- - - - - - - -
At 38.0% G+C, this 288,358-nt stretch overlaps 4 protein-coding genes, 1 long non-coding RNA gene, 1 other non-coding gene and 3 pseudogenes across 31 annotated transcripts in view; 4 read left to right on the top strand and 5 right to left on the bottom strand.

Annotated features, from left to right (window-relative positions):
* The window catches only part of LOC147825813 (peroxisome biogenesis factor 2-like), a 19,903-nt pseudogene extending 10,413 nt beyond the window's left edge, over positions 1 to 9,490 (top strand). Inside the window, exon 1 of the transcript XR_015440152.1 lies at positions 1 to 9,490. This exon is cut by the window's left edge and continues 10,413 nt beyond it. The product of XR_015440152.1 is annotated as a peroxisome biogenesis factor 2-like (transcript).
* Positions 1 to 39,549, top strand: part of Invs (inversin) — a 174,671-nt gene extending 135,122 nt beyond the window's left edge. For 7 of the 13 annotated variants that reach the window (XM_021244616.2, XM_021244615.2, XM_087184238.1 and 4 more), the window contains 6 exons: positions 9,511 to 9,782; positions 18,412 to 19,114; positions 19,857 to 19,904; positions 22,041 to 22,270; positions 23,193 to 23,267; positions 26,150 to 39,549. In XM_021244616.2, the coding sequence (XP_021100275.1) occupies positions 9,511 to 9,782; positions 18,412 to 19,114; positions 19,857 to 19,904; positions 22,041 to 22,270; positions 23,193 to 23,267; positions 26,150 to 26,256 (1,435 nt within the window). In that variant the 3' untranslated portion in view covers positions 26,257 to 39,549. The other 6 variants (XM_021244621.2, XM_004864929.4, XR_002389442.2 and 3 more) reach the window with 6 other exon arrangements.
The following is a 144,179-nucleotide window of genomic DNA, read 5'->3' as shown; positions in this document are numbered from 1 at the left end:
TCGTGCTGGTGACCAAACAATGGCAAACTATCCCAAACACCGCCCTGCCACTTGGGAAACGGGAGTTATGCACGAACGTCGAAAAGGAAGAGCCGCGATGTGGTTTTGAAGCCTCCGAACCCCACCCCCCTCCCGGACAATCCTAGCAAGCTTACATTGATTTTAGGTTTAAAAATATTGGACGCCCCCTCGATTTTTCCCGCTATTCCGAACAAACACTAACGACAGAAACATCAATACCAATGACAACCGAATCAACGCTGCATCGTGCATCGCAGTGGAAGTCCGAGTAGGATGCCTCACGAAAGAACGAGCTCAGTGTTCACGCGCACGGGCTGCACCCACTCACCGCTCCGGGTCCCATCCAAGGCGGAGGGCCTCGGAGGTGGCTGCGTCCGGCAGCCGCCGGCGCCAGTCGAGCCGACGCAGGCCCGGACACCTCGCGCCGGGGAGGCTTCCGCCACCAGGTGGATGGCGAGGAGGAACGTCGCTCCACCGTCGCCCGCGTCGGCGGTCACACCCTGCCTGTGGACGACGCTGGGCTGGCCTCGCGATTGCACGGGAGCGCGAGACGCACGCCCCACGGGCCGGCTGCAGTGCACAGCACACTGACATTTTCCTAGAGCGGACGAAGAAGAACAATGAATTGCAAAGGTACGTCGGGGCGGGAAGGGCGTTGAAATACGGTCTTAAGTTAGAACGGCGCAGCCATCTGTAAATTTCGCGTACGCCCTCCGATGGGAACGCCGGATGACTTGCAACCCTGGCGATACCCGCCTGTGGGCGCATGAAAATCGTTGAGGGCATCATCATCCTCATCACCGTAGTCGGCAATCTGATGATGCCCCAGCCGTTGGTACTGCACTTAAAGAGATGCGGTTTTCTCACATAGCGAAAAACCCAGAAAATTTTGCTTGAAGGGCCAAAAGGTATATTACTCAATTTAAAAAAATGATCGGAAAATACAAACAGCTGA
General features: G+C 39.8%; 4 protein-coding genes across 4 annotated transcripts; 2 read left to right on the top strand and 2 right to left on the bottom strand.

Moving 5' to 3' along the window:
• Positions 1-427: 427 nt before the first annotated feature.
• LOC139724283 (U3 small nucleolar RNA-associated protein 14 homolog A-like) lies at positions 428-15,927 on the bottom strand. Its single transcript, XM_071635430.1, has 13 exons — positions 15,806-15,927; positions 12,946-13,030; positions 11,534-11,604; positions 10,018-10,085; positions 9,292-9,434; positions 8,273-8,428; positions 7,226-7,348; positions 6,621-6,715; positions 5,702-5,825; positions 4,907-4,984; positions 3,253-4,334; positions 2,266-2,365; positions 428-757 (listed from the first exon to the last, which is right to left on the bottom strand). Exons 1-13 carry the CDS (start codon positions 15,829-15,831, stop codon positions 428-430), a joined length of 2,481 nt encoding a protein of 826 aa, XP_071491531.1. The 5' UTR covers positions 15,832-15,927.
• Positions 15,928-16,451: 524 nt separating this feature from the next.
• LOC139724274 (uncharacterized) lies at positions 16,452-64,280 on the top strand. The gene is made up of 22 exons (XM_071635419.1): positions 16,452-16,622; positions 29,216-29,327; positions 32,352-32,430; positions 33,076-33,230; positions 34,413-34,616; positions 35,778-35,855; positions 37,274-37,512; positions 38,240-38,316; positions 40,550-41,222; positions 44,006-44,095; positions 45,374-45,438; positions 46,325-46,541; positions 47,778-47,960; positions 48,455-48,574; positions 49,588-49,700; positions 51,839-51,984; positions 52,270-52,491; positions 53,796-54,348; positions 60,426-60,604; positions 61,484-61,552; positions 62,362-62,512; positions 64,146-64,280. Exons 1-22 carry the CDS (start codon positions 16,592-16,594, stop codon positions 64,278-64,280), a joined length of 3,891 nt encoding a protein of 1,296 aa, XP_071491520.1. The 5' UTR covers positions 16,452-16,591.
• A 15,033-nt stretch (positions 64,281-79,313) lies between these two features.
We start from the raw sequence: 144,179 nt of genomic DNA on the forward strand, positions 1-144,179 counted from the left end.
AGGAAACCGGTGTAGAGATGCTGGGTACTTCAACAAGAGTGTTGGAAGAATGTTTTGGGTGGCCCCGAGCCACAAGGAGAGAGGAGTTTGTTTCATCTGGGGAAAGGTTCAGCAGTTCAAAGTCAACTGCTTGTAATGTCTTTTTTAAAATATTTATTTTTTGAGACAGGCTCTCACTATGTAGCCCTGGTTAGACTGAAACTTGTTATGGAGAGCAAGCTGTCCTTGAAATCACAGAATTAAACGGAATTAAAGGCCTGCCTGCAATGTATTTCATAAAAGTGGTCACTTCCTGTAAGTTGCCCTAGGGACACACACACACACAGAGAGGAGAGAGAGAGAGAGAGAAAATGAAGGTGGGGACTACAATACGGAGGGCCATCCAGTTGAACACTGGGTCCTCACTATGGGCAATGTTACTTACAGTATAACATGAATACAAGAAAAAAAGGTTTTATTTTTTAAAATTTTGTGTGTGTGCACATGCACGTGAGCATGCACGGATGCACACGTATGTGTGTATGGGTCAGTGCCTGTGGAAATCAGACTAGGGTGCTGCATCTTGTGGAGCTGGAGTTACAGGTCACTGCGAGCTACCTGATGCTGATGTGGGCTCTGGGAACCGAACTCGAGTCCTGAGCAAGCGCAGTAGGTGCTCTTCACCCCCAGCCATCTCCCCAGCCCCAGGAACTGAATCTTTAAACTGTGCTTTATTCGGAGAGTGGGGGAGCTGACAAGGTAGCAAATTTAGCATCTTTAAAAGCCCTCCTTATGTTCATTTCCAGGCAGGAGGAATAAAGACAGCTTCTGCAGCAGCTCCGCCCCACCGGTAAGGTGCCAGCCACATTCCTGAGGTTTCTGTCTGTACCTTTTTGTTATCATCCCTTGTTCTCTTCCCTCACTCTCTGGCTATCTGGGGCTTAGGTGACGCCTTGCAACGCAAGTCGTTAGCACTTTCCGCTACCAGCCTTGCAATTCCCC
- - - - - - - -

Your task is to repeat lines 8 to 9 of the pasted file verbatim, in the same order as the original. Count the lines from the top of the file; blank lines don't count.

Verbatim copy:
Moving 5' to 3' along the window:
• Positions 1-427: 427 nt before the first annotated feature.